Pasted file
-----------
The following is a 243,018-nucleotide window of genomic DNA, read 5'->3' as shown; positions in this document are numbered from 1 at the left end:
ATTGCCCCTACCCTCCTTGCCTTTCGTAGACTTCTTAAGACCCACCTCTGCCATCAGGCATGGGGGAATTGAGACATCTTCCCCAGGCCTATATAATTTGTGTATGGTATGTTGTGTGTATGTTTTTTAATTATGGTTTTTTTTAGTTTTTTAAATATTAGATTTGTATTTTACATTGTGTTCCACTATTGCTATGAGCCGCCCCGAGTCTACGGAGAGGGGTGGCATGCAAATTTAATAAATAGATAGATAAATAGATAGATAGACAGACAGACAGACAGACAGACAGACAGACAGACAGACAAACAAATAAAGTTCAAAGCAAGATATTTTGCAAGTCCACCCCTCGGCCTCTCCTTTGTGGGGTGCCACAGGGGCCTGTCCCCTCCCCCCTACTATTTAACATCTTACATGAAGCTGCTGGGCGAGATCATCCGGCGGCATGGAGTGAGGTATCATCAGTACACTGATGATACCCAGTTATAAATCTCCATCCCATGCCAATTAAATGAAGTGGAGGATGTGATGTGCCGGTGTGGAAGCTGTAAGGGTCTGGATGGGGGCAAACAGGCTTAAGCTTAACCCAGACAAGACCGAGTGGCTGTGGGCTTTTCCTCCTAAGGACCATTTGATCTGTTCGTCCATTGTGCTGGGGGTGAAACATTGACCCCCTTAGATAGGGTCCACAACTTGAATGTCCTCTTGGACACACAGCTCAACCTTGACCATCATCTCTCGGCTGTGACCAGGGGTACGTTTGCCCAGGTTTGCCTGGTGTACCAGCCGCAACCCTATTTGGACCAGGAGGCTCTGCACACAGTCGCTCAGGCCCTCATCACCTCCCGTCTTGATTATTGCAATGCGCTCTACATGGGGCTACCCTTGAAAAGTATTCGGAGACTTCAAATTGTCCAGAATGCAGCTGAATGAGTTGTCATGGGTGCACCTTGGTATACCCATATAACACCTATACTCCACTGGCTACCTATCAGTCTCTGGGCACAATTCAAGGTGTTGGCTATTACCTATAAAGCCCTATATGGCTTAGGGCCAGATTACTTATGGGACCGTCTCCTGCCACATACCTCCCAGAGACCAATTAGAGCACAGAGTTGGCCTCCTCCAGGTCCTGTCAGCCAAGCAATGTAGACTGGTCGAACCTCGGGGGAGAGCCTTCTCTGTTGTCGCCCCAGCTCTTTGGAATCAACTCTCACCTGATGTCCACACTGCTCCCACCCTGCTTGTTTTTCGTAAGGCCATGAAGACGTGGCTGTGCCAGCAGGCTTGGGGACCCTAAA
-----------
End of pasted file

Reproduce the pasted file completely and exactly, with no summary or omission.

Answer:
The following is a 243,018-nucleotide window of genomic DNA, read 5'->3' as shown; positions in this document are numbered from 1 at the left end:
ATTGCCCCTACCCTCCTTGCCTTTCGTAGACTTCTTAAGACCCACCTCTGCCATCAGGCATGGGGGAATTGAGACATCTTCCCCAGGCCTATATAATTTGTGTATGGTATGTTGTGTGTATGTTTTTTAATTATGGTTTTTTTTAGTTTTTTAAATATTAGATTTGTATTTTACATTGTGTTCCACTATTGCTATGAGCCGCCCCGAGTCTACGGAGAGGGGTGGCATGCAAATTTAATAAATAGATAGATAAATAGATAGATAGACAGACAGACAGACAGACAGACAGACAGACAGACAGACAAACAAATAAAGTTCAAAGCAAGATATTTTGCAAGTCCACCCCTCGGCCTCTCCTTTGTGGGGTGCCACAGGGGCCTGTCCCCTCCCCCCTACTATTTAACATCTTACATGAAGCTGCTGGGCGAGATCATCCGGCGGCATGGAGTGAGGTATCATCAGTACACTGATGATACCCAGTTATAAATCTCCATCCCATGCCAATTAAATGAAGTGGAGGATGTGATGTGCCGGTGTGGAAGCTGTAAGGGTCTGGATGGGGGCAAACAGGCTTAAGCTTAACCCAGACAAGACCGAGTGGCTGTGGGCTTTTCCTCCTAAGGACCATTTGATCTGTTCGTCCATTGTGCTGGGGGTGAAACATTGACCCCCTTAGATAGGGTCCACAACTTGAATGTCCTCTTGGACACACAGCTCAACCTTGACCATCATCTCTCGGCTGTGACCAGGGGTACGTTTGCCCAGGTTTGCCTGGTGTACCAGCCGCAACCCTATTTGGACCAGGAGGCTCTGCACACAGTCGCTCAGGCCCTCATCACCTCCCGTCTTGATTATTGCAATGCGCTCTACATGGGGCTACCCTTGAAAAGTATTCGGAGACTTCAAATTGTCCAGAATGCAGCTGAATGAGTTGTCATGGGTGCACCTTGGTATACCCATATAACACCTATACTCCACTGGCTACCTATCAGTCTCTGGGCACAATTCAAGGTGTTGGCTATTACCTATAAAGCCCTATATGGCTTAGGGCCAGATTACTTATGGGACCGTCTCCTGCCACATACCTCCCAGAGACCAATTAGAGCACAGAGTTGGCCTCCTCCAGGTCCTGTCAGCCAAGCAATGTAGACTGGTCGAACCTCGGGGGAGAGCCTTCTCTGTTGTCGCCCCAGCTCTTTGGAATCAACTCTCACCTGATGTCCACACTGCTCCCACCCTGCTTGTTTTTCGTAAGGCCATGAAGACGTGGCTGTGCCAGCAGGCTTGGGGACCCTAAA